After yet another delay, the Lafayette City-Parish Council will consider on Tuesday an ordinance that would repeal a 50-year-old law giving retailers in the city and unincorporated parish a slice of the sales tax pie. Since the early 1960s when the city first began levying a sales tax — the parish began levying a sales tax in 1972 — merchants were given a 2 percent rebate in taxes collected as an incentive to turn the taxes over to government in a timely fashion.
The ordinance was originally before the council in February, but it was tabled amid opposition from local tea party representatives and concerns from the Greater Lafayette Chamber of Commerce. It was on the agenda again two weeks ago but was tabled again due to the unexpected death of Councilman Kevin Naquin’s grandfather. (Naquin is a co-sponsor of the ordinance.)
In a December 2012 memorandum to Councilman Jay Castille, the ordinance’s other sponsor, former Director of Traffic & Transportation Tony Tramel, who retired at the end of March, estimates repealing the rebate would generate $1.4 million in additional revenue for the city of Lafayette and $104,000 for the parish.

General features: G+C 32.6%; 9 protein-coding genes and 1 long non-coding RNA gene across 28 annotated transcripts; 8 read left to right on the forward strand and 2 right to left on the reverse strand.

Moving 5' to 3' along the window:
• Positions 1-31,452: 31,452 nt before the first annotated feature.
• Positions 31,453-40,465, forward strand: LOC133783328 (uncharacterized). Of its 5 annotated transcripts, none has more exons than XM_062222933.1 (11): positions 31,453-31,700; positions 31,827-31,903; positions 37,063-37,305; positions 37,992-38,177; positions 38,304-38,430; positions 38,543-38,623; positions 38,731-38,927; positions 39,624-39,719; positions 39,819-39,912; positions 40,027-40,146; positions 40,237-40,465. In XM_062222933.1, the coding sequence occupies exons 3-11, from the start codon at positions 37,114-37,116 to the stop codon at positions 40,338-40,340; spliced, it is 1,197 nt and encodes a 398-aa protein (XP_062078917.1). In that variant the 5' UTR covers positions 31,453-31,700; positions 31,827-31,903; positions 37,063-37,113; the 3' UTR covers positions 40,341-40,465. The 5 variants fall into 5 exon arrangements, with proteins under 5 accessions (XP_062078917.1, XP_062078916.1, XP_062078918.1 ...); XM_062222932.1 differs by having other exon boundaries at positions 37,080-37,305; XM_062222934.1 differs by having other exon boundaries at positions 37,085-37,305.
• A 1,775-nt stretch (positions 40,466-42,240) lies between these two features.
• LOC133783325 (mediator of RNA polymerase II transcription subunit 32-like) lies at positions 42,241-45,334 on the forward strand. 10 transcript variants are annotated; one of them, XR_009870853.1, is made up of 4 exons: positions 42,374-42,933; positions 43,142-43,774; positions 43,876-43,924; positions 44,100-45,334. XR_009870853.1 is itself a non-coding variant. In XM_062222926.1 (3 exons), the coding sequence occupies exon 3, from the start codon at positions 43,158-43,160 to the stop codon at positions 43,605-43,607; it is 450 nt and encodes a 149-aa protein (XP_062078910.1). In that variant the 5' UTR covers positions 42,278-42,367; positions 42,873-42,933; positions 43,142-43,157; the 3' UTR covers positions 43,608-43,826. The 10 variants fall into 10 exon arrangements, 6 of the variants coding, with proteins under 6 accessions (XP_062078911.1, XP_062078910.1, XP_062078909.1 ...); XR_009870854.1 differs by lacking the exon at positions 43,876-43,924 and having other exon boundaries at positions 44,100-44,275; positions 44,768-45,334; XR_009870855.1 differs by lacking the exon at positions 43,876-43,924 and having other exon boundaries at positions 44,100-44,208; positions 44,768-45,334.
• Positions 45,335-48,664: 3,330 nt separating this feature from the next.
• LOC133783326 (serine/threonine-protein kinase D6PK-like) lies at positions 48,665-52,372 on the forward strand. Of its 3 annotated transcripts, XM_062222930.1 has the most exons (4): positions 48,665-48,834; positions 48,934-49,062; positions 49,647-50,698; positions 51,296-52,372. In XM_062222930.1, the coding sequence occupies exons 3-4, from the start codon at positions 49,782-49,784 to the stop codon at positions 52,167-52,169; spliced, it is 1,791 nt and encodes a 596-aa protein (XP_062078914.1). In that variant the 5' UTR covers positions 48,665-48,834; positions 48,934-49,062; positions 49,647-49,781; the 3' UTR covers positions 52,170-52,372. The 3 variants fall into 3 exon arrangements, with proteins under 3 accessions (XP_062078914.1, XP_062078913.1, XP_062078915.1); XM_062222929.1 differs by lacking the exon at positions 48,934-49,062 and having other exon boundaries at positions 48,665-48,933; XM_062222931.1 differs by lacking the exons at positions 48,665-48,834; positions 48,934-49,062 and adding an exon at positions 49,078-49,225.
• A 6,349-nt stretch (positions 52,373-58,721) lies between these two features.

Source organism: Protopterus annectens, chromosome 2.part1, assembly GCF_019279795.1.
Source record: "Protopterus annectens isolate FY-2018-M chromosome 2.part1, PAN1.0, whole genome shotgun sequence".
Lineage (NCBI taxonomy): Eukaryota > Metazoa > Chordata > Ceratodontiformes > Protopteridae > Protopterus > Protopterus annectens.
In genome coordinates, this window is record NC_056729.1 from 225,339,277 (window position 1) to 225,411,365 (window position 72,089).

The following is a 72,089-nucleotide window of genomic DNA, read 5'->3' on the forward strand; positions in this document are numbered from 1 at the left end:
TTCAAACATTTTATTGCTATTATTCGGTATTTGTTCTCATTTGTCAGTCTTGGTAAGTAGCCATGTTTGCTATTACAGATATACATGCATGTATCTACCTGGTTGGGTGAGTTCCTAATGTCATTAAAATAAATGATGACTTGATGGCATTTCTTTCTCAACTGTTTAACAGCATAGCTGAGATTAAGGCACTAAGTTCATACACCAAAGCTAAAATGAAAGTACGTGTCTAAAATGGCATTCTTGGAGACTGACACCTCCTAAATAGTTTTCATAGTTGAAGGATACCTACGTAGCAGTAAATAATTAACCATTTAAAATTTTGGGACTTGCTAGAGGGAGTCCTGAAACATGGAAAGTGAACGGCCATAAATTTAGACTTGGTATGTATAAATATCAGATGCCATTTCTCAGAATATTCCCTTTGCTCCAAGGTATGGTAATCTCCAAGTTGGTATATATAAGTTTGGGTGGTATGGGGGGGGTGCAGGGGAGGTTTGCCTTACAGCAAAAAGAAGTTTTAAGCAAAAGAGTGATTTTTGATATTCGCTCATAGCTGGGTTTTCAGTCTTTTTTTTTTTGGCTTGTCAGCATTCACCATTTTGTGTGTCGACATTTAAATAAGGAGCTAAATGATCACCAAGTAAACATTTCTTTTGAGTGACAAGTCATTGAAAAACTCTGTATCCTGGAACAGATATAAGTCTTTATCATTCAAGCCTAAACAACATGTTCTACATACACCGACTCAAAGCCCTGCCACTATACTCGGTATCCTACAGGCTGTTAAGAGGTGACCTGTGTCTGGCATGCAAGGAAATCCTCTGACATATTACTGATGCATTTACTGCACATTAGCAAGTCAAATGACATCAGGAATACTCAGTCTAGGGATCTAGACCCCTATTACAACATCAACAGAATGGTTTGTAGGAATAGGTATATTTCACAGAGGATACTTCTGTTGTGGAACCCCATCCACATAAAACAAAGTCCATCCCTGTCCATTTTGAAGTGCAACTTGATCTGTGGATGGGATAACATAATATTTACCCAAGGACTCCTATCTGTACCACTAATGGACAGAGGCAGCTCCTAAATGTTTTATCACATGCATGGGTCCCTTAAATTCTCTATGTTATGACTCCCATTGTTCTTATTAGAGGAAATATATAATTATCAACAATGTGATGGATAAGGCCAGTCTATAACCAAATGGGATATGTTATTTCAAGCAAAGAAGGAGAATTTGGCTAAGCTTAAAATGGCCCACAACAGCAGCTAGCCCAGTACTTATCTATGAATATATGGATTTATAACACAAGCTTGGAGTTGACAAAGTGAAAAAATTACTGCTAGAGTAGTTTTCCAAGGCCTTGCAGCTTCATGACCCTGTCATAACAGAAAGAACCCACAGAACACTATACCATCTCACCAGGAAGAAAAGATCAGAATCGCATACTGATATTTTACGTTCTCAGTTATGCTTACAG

According to LCG figures compiled by Tramel, the sales tax rebate to vendors for the year February 2011 through January 2012 amounted to more than $1.5 million for both the city and the parish, which operate on separate budgets.
As long ago as 1994 and as recently as 2011, the cities of Carencro, Scott and Youngsville, along with the Lafayette Parish School Board, have repealed rebates offered to merchants for timely collection of sales taxes.
Tramel also questions the legality of the sales tax rebates to merchants:
It appears the 2% rebate provision to vendors was included in the original ordinances to appease the retail community regarding their effort to collect, administer and remit the approved sales tax. ...Recent opinions from our City-Parish attorneys indicate government cannot donate anything of value to others, which raises the question as to why/how LCG can rebate/donate sales tax dollars to local businesses...